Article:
As part of the KCTS, it is planned to build a pipeline that would connect the onshore terminal for Kashagan oil in Eskene with the port of Kuryk (76 km south of Aktau), and also equip Kuryk with an oil terminal capable of receiving large-capacity tankers. The project was developed by KMG, its daughter-company KazTransOil and the French company Total. The envisioned initial capacity of Eskene- Kuryk pipeline is 23 million tonnes a year, with possible enhancement to 35-56 million tonnes.(4)

The KCTS project revealed the ambitions held by Kazakhstan with regard to the Caspian export routes and the country’s role in world energy markets. Due to years of high oil prices, Kazakhstani companies had the money to support these ambitions. They started acquiring infrastructure assets abroad.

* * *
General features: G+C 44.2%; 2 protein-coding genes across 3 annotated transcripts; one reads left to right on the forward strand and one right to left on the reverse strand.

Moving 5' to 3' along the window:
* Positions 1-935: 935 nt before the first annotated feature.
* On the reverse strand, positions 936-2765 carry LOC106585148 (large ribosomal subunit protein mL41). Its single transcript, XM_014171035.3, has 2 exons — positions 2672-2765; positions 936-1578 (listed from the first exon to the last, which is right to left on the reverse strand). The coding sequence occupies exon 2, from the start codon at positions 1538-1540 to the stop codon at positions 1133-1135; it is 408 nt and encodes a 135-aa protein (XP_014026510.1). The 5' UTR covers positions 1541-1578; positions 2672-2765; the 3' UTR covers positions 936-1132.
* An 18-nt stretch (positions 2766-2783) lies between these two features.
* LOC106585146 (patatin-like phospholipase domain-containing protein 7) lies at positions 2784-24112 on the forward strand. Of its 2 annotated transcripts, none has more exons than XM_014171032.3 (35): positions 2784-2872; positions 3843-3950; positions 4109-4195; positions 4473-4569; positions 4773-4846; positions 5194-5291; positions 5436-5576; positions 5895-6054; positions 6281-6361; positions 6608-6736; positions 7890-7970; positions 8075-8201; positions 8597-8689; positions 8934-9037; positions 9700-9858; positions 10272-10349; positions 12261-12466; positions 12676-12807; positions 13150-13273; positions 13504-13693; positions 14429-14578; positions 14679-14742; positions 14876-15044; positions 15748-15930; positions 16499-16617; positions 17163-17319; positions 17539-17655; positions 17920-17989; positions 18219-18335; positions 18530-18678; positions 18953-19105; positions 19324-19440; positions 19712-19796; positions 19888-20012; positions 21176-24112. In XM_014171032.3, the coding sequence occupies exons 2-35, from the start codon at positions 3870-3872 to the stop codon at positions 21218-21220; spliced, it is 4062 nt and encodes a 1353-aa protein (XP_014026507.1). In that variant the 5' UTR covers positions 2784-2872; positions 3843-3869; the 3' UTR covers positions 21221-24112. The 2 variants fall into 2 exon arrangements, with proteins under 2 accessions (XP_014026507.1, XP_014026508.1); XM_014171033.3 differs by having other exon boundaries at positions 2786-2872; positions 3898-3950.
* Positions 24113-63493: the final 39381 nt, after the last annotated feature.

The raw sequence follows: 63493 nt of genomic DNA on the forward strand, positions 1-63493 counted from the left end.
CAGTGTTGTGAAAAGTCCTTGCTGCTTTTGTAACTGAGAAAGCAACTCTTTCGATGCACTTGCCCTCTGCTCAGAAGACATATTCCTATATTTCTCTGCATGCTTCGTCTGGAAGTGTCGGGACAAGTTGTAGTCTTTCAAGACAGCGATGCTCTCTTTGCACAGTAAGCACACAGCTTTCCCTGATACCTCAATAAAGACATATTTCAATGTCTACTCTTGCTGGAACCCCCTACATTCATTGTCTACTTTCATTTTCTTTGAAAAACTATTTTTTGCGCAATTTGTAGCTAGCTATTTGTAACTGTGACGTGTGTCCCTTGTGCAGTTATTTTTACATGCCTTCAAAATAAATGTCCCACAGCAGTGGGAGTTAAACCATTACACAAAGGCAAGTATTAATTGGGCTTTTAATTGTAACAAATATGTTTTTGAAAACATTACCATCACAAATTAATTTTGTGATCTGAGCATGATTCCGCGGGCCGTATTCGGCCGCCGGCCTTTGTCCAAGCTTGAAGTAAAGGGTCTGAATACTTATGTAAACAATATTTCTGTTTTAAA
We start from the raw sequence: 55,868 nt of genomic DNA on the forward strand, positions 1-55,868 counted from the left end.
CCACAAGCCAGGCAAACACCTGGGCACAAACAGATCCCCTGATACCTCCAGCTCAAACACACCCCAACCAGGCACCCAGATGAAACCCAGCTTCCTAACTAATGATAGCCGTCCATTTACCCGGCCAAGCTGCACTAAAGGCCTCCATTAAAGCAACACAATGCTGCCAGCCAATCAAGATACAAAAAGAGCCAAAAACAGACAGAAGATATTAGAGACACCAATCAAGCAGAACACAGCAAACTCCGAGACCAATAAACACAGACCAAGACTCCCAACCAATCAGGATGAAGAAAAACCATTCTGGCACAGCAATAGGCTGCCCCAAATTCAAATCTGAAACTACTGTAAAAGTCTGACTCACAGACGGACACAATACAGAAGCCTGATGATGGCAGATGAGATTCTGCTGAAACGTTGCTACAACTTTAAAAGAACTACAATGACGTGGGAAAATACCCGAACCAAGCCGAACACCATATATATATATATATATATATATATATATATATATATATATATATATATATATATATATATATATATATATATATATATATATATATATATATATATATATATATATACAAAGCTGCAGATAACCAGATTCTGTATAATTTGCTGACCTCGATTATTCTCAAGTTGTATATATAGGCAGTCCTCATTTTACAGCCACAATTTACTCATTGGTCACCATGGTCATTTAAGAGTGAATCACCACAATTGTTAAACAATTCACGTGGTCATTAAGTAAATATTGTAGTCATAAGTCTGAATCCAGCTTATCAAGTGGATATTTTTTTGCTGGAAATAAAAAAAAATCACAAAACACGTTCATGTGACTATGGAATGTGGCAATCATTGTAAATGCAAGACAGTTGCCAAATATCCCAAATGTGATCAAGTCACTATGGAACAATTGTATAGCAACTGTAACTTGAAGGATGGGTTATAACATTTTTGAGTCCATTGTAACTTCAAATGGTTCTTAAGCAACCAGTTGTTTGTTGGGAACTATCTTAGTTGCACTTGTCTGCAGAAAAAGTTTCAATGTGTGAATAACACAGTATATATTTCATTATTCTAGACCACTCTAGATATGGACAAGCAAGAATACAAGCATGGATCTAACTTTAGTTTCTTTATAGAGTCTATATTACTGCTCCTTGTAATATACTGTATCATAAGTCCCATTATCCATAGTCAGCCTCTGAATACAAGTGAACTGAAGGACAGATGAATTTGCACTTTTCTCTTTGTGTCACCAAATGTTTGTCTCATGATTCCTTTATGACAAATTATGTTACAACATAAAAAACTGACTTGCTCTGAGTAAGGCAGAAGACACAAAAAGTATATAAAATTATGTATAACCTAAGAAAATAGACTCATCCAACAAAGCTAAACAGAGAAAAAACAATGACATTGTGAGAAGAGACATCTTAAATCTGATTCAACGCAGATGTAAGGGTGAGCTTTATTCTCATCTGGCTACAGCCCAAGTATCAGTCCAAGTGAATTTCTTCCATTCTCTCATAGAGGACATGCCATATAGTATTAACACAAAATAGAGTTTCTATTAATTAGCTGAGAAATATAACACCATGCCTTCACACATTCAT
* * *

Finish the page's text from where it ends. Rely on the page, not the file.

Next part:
In August 2007, KMG acquired 75% of Romanian Rompetrol for $2.7 billion. The deal doubled KMG’s refining capacity and gave access to 630 petrol stations across Europe. In the words of the KMG president, it provided the company with “a footprint in important downstream markets in Europe, including France, Romania, Moldova and Bulgaria, as well as the ability to utilize Rompetrol as a platform for future expansion.”(5)

In February 2008, KMG became the sole owner of the Batumi port and oil terminal. The acquisition allows KMG to be more in control of Caspian transportation routes and to compete in this area with its Azerbaijani counterpart. The annual transshipment capacity of the Batumi terminal is over 15 million tonnes.